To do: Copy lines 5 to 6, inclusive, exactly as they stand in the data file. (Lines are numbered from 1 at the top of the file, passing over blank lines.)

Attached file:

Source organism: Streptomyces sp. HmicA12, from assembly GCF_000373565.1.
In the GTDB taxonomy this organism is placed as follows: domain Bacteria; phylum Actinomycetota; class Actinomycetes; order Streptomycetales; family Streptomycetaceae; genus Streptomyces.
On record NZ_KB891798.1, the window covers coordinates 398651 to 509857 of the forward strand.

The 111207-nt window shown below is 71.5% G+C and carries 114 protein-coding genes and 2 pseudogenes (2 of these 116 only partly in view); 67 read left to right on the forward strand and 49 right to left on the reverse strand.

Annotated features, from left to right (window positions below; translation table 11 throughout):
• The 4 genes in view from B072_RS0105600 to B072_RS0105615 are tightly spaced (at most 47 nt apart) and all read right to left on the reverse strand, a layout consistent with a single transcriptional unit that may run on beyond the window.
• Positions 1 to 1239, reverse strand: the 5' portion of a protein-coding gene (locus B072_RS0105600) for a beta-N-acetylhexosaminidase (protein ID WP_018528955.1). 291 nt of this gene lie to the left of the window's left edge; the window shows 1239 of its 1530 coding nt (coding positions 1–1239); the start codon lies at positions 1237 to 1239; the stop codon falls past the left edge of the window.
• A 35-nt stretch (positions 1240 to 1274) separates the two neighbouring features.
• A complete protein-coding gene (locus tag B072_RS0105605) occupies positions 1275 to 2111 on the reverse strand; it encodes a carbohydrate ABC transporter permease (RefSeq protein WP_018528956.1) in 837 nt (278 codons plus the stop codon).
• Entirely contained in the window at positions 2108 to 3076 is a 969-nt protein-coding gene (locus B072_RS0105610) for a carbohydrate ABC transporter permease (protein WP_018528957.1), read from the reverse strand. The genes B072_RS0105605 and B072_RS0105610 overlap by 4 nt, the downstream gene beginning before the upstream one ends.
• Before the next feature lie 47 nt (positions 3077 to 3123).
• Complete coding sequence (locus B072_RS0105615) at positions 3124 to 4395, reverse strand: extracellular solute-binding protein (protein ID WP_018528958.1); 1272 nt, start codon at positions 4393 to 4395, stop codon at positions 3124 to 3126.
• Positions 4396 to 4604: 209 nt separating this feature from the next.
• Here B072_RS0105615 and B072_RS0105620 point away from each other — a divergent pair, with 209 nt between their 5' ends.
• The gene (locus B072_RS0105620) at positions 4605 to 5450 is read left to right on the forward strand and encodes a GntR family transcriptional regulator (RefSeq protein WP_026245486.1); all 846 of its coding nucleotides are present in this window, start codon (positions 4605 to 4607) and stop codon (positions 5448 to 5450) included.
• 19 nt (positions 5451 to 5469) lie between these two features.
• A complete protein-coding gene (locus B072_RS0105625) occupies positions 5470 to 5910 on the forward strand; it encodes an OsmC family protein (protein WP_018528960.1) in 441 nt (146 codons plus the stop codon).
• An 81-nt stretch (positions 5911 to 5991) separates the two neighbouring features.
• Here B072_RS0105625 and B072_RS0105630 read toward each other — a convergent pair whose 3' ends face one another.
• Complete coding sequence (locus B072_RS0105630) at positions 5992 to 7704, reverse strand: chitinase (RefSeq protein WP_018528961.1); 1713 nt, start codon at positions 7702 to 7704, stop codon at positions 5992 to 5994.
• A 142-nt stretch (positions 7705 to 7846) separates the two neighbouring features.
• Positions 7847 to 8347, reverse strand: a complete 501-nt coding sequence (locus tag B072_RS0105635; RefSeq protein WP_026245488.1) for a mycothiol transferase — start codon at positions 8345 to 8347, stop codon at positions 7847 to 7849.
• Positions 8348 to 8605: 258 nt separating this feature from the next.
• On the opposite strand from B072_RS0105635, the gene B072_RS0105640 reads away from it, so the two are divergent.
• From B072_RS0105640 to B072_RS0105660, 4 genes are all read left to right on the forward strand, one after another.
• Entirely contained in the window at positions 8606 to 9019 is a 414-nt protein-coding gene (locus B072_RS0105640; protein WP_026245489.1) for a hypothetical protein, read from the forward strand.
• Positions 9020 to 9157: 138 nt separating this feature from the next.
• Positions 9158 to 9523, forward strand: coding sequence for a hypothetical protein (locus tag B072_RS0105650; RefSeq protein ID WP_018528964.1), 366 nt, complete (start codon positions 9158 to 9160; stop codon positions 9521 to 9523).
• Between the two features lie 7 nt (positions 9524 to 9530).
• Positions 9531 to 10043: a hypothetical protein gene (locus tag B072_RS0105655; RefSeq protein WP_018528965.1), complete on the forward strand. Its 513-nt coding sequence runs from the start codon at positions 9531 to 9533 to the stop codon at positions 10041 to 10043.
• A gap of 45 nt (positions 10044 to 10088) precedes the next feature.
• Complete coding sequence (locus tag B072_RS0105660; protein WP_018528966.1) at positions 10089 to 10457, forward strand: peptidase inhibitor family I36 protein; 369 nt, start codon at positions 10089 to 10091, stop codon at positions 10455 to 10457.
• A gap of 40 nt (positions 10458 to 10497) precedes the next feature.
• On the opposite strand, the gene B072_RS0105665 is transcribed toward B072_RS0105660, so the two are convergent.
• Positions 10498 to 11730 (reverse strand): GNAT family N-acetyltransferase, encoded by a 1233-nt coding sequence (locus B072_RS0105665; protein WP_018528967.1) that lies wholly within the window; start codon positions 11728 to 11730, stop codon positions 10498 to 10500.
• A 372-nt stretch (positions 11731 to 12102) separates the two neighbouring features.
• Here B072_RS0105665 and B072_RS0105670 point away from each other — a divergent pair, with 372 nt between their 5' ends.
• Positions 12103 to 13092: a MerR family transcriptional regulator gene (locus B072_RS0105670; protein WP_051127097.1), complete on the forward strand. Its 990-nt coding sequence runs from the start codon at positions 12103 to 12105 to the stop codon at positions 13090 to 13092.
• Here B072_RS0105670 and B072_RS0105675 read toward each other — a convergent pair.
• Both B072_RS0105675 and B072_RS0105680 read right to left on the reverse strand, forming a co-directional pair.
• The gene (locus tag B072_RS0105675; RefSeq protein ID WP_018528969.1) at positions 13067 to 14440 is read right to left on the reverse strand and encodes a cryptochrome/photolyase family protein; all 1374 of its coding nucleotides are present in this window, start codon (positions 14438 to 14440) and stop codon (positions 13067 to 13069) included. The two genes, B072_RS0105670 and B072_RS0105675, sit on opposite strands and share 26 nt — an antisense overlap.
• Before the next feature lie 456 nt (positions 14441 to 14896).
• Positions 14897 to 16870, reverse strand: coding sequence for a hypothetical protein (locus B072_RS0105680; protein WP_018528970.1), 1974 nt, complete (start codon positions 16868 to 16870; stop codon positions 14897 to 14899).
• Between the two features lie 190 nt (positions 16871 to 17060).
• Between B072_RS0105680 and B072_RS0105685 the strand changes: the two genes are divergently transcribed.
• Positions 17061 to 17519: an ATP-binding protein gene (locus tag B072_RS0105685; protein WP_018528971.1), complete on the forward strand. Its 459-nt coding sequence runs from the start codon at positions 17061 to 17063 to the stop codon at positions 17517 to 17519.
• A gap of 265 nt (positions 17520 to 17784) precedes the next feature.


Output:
Annotated features, from left to right (window positions below; translation table 11 throughout):
• The 4 genes in view from B072_RS0105600 to B072_RS0105615 are tightly spaced (at most 47 nt apart) and all read right to left on the reverse strand, a layout consistent with a single transcriptional unit that may run on beyond the window.